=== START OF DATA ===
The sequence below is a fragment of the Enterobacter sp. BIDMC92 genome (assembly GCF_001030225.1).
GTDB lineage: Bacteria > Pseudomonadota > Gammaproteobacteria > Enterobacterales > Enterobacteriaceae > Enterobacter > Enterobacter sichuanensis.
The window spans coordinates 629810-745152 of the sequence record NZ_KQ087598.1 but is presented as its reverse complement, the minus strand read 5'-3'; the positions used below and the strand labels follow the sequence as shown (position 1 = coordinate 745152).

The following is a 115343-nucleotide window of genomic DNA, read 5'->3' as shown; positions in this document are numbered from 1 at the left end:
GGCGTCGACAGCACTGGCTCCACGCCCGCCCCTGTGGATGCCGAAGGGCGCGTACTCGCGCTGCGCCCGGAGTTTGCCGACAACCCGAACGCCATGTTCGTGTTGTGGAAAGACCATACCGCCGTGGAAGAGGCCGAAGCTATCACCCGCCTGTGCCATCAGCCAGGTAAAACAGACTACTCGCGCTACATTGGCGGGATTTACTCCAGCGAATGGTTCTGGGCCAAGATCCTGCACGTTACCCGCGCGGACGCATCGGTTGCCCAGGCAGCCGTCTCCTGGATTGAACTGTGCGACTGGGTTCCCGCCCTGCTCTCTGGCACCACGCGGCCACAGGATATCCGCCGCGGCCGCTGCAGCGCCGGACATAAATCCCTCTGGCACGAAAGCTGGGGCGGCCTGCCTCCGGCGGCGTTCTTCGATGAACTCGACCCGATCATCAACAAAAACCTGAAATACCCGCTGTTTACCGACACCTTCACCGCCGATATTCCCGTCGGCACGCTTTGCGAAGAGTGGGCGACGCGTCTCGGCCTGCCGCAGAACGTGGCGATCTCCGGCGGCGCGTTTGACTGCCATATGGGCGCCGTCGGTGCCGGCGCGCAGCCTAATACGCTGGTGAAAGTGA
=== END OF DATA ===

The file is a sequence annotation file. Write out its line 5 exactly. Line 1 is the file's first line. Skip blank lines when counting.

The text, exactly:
GGCGTCGACAGCACTGGCTCCACGCCCGCCCCTGTGGATGCCGAAGGGCGCGTACTCGCGCTGCGCCCGGAGTTTGCCGACAACCCGAACGCCATGTTCGTGTTGTGGAAAGACCATACCGCCGTGGAAGAGGCCGAAGCTATCACCCGCCTGTGCCATCAGCCAGGTAAAACAGACTACTCGCGCTACATTGGCGGGATTTACTCCAGCGAATGGTTCTGGGCCAAGATCCTGCACGTTACCCGCGCGGACGCATCGGTTGCCCAGGCAGCCGTCTCCTGGATTGAACTGTGCGACTGGGTTCCCGCCCTGCTCTCTGGCACCACGCGGCCACAGGATATCCGCCGCGGCCGCTGCAGCGCCGGACATAAATCCCTCTGGCACGAAAGCTGGGGCGGCCTGCCTCCGGCGGCGTTCTTCGATGAACTCGACCCGATCATCAACAAAAACCTGAAATACCCGCTGTTTACCGACACCTTCACCGCCGATATTCCCGTCGGCACGCTTTGCGAAGAGTGGGCGACGCGTCTCGGCCTGCCGCAGAACGTGGCGATCTCCGGCGGCGCGTTTGACTGCCATATGGGCGCCGTCGGTGCCGGCGCGCAGCCTAATACGCTGGTGAAAGTGA